Sake Gumi


Dried mushrooms are fashionable. They are packed with umami, and don't contain any artificial crap. By drying them, mushrooms are concentrated with nutrients and all the good stuff. Mark Bittman wrote about the greatness of dried mushrooms. Pre-packed dried shiitake are found easily at Asian grocery stores, but majority of them are made in China. After seeing all the crazy pollution there, it's sort of disgusting to think these are sun dried in China, under such heavy smog (this probably isn't true since majority of companies use drying machines, rather than sun for this process).

I was shopping in Chinatown one day and came across these huge packages of shiitake, for $3.99 a pound. If you buy shiitake at any market, it's usually $11.99 a pound, so this was a huge bargain, and I bought three giant packs, for a total of 4.5 pounds.



What you need are mushrooms and sun. How simple is that?

I first placed them in these blue drying mesh, but it's still too cold for any bugs so I simply placed the shiitake on table.



Day #2: This was after drying for two days.


They are definitely shrinking, but still soft to the touch.

Close-up of mushrooms.


They are dry outside, but still moist inside.

It was rainy for two days, so I simply placed the mushrooms near the window during this time. If it had been sunny everyday or if it were a bit warmer, it may have dried quicker.

Day #5, the final product:



Dried shiitake mushrooms, made in New York City, no preservatives added!





This is so easy. If you have access to a large amount of mushrooms for cheap, this is something you may want to try. I will definitely use for chikuzen-ni (similar to the nimono Yoko made a few months ago) and make sweet/soy shiitake, to be used in futomaki.
Column: MOTOism
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8 comments

  • why dirty? Do you know how popular local honey is, and how it’s effective for allergy season, because bees carry local pollens? By consuming local “dirt” through honey, humans benefit from it. There are whole artisanal culture here, where people plant vegetables on rooftops in NYC apartment buildings. It’s extra expensive because they are “local”, not “dirty”.

    Moto on

  • ちょっと汚いでしょ。。。

    Anders on

  • I really don’t think it’s a big deal, nor dirty, to keep mushrooms out in the yard to dry in the sun. People in Japan leave anything from persimmons to seaweed to fish to dry so they can preserve it. DIY dried mushrooms in NYC is a fun and simple idea, and seems totally harmless.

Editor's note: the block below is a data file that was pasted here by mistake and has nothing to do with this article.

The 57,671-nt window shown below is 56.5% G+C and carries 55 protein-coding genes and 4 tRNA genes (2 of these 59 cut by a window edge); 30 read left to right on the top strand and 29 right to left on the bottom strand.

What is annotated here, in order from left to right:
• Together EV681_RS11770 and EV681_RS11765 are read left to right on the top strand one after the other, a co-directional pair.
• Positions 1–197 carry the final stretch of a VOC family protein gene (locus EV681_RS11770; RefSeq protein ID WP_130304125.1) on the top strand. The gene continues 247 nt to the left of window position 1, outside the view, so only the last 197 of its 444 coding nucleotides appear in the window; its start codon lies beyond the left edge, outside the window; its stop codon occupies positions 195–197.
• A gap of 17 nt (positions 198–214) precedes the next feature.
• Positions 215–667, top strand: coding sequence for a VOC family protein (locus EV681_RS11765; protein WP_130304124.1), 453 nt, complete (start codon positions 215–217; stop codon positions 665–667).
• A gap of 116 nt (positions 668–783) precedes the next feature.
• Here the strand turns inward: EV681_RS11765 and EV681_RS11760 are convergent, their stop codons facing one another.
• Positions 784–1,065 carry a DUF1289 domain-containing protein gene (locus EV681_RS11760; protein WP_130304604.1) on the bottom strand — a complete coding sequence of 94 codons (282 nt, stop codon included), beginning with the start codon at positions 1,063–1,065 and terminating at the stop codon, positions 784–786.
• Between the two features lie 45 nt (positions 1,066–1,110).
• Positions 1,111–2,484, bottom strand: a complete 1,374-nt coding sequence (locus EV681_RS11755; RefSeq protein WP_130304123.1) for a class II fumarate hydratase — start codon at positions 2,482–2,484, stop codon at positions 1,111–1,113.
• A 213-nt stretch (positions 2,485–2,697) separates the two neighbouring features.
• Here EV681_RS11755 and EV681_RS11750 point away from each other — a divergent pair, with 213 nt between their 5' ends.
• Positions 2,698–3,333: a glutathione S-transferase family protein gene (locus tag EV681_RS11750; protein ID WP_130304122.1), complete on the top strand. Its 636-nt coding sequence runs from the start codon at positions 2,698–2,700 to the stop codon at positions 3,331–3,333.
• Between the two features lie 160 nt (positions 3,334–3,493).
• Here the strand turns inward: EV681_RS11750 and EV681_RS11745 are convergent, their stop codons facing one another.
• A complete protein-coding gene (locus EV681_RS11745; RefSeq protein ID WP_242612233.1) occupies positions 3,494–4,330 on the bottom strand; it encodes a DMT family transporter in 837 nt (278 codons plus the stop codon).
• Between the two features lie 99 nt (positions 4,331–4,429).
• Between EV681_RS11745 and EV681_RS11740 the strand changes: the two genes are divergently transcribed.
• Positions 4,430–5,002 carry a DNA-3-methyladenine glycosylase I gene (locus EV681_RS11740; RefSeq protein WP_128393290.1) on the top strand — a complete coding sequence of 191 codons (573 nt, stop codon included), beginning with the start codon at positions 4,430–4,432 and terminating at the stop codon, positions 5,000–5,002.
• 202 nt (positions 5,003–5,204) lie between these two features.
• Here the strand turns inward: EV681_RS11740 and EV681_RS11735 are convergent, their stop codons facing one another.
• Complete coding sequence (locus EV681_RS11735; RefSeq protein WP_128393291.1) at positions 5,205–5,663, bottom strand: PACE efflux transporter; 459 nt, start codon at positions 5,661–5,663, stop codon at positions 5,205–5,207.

However, I will say that I never buy mushrooms from China. I always check where it’s from, even in Chinatown. It’s a personal issue. I also don’t buy shoes made in China. Again, a personal quirk (which doesn’t make any sense since I don’t care if my TV was made in China- I blame it on Hideko).

    Kayoko on

  • I’m just surprised.

    You’re incorrect about the honey though. Bees extract the fumes and smog from the pollen before making it into honey, which is why it’s entirely fine to digest it even from roadside flowers. The honey is clean – even from “local dirt”. So I don’t know where that allergy thing comes from. Probably an urban myth.

    I know about these things first hand because I work for a beekeeper here in Denmark who has bee hives in the city.

    But leaving out food among toxic air is another thing, I would assume. The mushrooms are not passed through a bee’s organs before being consumed by humans.

    But then again, maybe the rooftops are so high the smog don’t get up there? (although it does in China as far as I can see on my friend’s photos who’s just been to Shanghai). 40 story highrises have thick clouds of yellow smoke hanging around them… I hope it’s different in NYC…

    Anders on

  • Where did you buy the “blue drying mesh”?
    I live in a fairly clean air location so would really like to try this.

    Herb on

  • Yoko: You know me too well.

    Moto: She’s kinda right. You’re everyone’s culinary priestess aka MOTOMartha, and you know more about food than I ever hope to. So preach that shit, gurlfrend!

    Anders on

  • Anders just wanted to use his fave word “kittanai”!

    Yoko on

  • Herb, if you are living in a clean air location, I wouldn’t worry about blue mesh. That was to avoid bugs. You can buy them at any DIY store in Japan, and there are similar (a lot larger) ones available at garden type stores, but they are huge (I have one, but never use it)

    Moto on

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